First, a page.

This sentence is absurd, and even internally contradicts itself. The bulk of the book is set in Turkey, and the main conflict between Lada and Radu is that she pines for this idealized Wallachia she’s created in her mind while he’s become happy in the reality of Edirne. The two settings literally serve the opposite purpose the reviewer says they do, with Edirne being real, physical, full of nuanced people and placeds they come to know, while Wallachia is an idea and a myth.

      In this world, bisexuality is not a thing

      This is objectively untrue. The book ends with Memet and Radu confessing to each other, first of all, and Radu meets multiple soldiers who make passes at him while also being involved with women.

      And when you are the object of queer love, as Radu is for a soldier ten years older than him who often acts like a mentor for him, it is repulsive and uncomfortable, even predatory.

      This is another ridiculous misreading. It was the soldier’s affection that made Radu realize he was gay, and the ‘discomfort’ was from not realizing his own identity and coming to face it, not because gay is gross but because Radu had never confronted his own feelings before. Nothing at all about the soldier was predatory or wrong, and painting him as some kind of predator ‘grooming’ Radu, who never gets together with him, like the review does is really creepy.

      every Muslim other than Mehmed is incidental (and Mehmed is called “the little zealot”––so the only major sympathetic Muslim character is one whose primary characteristic is his faith and religiosity

      This is so untrue is makes me genuinely suspicious of the reviewer’s motives. First, Radu’s major character arc concerns his conversion to and love of Islam. He meets a kind older man at the mosque who becomes a dear friend of his, teaches him how to pray, and how the morality of Islam makes one a good person (can’t remember his name again — it’s been a while since I read this). He’s actually Nazira’s father, and their whole family is devout and may be the only group of characters in the whole book with no ulterior motives. They’re a huge part of the story, and literally are there to demonstrate the good of Islam and what it can offer to people.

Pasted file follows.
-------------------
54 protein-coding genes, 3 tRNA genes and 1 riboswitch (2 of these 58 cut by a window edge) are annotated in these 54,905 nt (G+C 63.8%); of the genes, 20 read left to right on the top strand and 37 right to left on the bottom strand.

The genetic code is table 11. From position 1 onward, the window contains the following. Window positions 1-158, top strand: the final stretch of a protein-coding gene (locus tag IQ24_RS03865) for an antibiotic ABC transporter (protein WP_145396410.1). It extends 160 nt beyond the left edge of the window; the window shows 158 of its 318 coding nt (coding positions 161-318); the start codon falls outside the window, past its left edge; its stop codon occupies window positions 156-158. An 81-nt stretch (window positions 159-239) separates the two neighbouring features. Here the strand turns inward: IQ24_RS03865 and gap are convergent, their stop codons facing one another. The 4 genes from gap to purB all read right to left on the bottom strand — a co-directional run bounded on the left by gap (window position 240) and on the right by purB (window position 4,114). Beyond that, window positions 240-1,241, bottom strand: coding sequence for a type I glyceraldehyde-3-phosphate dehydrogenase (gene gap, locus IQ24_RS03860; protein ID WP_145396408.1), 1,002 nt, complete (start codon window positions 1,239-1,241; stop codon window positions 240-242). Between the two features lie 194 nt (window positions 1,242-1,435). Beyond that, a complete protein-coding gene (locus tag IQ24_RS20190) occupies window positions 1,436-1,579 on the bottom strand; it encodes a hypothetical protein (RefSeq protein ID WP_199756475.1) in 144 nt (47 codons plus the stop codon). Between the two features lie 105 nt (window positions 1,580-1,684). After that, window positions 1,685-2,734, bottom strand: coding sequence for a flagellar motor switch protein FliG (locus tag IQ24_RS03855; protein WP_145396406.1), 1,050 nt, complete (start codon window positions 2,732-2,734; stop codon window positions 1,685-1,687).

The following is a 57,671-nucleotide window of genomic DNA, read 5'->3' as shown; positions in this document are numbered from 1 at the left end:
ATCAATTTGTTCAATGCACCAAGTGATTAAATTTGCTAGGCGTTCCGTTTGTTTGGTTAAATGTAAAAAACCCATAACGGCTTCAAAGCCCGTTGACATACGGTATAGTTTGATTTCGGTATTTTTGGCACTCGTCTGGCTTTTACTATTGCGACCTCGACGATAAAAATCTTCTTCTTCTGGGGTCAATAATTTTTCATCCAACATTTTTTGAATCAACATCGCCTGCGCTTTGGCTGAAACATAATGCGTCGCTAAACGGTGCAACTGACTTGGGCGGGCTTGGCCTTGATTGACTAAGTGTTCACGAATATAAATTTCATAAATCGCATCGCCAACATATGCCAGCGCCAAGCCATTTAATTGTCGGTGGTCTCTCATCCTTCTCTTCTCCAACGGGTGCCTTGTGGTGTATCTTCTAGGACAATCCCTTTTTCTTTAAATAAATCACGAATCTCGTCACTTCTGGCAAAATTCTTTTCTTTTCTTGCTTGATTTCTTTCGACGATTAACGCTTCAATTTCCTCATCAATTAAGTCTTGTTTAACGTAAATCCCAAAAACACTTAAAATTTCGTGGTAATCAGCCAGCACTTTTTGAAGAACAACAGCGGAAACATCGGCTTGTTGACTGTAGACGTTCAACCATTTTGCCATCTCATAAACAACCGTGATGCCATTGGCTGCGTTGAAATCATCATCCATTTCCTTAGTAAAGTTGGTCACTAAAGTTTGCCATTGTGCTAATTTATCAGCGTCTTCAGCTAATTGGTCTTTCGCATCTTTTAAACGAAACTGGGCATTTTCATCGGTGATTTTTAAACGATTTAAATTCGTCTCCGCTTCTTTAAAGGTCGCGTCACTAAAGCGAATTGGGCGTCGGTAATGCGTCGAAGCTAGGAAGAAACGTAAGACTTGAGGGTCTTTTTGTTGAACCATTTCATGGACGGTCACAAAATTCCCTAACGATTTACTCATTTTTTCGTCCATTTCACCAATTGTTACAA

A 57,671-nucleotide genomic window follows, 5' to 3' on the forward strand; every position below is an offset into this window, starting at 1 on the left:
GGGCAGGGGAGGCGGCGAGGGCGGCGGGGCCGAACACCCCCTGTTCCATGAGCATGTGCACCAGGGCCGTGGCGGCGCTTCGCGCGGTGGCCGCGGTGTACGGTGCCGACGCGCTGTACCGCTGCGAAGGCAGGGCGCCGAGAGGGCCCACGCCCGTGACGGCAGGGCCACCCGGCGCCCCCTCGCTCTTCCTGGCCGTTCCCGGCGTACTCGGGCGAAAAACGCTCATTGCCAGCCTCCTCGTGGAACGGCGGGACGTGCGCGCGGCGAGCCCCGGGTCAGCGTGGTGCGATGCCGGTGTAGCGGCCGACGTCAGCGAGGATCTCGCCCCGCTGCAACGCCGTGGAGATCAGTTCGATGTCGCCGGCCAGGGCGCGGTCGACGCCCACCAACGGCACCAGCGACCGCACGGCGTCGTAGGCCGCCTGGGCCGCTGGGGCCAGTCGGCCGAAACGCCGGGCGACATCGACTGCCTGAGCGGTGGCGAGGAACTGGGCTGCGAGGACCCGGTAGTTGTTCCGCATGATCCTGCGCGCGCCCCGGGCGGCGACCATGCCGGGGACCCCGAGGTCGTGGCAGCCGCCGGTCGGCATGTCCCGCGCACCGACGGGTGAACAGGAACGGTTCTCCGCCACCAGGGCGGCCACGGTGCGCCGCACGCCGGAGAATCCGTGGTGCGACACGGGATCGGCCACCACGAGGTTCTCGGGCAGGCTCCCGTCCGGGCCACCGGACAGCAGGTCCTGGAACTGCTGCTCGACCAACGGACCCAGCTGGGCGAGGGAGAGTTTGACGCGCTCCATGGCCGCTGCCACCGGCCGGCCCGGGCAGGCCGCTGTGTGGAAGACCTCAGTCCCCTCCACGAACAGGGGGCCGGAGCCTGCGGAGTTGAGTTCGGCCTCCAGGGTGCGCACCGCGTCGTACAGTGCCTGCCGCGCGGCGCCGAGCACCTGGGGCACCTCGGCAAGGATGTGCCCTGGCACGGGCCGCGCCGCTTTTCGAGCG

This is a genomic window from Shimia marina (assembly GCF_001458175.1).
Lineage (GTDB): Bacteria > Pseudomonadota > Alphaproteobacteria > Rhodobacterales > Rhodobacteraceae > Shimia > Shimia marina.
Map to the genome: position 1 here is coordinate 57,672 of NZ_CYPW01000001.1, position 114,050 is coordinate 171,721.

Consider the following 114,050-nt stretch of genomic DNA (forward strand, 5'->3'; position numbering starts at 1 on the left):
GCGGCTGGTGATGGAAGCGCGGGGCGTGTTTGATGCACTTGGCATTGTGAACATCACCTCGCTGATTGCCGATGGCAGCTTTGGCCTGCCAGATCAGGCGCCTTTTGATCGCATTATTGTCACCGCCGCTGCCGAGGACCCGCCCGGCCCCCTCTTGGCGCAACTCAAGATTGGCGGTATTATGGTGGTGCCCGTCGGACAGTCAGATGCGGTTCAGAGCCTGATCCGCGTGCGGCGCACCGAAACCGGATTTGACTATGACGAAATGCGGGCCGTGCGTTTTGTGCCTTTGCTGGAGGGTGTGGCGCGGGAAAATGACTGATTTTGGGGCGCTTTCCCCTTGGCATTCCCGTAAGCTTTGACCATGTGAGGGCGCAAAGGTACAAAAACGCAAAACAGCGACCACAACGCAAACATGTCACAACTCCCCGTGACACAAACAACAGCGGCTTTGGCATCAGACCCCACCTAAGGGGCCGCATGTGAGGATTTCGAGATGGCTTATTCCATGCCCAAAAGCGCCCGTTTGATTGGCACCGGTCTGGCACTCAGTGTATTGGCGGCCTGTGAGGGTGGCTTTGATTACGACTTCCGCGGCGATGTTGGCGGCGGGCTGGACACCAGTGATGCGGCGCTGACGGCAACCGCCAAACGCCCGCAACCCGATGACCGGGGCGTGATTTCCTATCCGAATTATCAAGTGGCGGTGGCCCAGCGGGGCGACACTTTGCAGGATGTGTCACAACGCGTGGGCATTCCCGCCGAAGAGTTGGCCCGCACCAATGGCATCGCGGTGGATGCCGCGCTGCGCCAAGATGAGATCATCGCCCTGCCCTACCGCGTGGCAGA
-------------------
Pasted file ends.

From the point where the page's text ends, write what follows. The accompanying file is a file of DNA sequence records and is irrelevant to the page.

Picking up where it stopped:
Meanwhile, Mehmed is called ‘zealot’ by the people who rebel against him, who Lada and Radu defeat. Historically, Mehmed goes on to conquer Constantinople, vindicated his plans and cementing his legacy. The people who disparage him this way are wrong

      every queer character other than Radu is incidental, where every girl other than Lada is incidental, every Muslim other than Mehmed is incidental 

      …yes. Yes, the characters other than the three protagonists are less important. Yes, this is a thing that is true.

      Ottoman Empire, harems are not handled well.

      No elaboration — how should they have been handled?

      Eunuchs are Othered, Muslims are Othered, gay people are Othered 

      I have no idea what this means. Eunuchs, indeed, do not factor largely in the story. Maybe they should have, though in what capacity I’m not sure. But how the hell are Muslims and gay people othered when the major plotlines of the story involve Mehmed and Radu being gay and Muslim and happy about it?